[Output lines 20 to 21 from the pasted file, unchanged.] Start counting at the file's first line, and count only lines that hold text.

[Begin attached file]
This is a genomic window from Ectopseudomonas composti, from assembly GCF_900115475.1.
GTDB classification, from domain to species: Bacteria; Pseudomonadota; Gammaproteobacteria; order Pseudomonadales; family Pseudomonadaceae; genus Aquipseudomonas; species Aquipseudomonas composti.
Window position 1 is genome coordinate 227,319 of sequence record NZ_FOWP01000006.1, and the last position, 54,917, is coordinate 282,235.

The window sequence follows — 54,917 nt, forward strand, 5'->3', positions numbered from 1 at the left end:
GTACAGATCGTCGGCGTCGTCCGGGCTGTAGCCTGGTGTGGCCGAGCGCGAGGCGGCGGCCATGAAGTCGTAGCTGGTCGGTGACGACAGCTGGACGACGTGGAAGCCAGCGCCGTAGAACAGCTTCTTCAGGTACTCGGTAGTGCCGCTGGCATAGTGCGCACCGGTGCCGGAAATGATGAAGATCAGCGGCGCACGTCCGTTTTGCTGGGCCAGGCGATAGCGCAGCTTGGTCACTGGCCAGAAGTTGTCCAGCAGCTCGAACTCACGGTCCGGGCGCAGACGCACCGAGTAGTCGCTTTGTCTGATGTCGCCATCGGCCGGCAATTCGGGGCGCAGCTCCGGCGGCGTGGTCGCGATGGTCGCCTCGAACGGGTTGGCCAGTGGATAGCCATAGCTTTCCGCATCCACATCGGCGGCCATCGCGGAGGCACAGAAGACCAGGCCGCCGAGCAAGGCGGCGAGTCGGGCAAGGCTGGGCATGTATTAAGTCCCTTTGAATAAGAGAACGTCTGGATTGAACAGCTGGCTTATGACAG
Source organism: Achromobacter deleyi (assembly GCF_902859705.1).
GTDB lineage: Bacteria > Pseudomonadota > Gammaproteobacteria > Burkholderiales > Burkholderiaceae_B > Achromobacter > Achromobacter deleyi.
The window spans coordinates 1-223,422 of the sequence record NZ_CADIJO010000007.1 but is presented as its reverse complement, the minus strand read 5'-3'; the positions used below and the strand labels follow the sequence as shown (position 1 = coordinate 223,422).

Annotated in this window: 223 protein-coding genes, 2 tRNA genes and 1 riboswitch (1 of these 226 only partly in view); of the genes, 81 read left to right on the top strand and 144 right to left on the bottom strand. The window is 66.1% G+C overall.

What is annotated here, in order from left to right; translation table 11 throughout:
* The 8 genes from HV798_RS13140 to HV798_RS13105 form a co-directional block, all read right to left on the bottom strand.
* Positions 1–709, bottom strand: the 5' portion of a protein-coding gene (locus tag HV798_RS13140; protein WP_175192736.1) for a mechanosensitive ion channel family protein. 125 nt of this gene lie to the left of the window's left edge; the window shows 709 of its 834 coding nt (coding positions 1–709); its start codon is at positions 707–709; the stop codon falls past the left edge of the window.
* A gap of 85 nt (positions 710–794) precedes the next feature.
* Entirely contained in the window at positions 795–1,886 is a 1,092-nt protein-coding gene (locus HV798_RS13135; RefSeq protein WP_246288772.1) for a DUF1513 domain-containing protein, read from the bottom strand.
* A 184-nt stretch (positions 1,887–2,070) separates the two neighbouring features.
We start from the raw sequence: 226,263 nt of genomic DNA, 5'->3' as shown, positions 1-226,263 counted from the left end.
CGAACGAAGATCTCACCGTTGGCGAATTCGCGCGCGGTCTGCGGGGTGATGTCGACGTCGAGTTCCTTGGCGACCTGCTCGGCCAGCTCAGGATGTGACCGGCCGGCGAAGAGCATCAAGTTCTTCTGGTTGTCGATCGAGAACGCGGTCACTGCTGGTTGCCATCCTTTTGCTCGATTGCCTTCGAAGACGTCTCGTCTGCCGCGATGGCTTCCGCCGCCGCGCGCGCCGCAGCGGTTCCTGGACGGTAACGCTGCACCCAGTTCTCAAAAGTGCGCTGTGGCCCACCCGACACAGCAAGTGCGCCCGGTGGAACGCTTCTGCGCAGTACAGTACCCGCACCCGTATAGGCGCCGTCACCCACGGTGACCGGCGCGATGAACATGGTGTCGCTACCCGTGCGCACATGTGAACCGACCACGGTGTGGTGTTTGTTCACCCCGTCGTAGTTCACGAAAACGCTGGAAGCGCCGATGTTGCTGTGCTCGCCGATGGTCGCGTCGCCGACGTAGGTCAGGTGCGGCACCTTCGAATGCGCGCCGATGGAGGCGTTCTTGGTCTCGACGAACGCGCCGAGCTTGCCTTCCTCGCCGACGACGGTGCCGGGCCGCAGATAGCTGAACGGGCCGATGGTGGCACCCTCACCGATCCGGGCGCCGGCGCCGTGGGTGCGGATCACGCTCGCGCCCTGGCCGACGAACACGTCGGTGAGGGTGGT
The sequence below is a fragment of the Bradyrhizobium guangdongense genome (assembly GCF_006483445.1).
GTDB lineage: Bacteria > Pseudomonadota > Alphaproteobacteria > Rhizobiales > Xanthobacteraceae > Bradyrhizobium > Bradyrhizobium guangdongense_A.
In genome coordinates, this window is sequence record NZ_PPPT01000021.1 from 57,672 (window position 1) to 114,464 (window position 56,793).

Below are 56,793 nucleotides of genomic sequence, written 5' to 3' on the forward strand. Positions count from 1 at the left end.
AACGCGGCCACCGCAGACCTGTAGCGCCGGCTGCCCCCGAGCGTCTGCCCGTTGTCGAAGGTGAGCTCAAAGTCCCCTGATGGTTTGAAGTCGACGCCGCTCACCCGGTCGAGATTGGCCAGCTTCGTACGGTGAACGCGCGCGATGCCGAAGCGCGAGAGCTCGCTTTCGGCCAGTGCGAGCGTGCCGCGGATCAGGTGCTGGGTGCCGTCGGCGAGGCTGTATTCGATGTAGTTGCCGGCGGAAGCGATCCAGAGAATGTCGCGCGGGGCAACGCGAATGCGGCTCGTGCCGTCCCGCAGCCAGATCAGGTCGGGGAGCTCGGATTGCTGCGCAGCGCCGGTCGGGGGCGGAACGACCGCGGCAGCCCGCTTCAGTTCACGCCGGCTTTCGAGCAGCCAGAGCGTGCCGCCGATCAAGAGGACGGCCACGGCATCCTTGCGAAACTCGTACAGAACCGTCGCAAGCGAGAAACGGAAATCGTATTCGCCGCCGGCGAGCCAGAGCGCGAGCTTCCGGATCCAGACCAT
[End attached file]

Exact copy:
In genome coordinates, this window is sequence record NZ_PPPT01000021.1 from 57,672 (window position 1) to 114,464 (window position 56,793).

Below are 56,793 nucleotides of genomic sequence, written 5' to 3' on the forward strand. Positions count from 1 at the left end.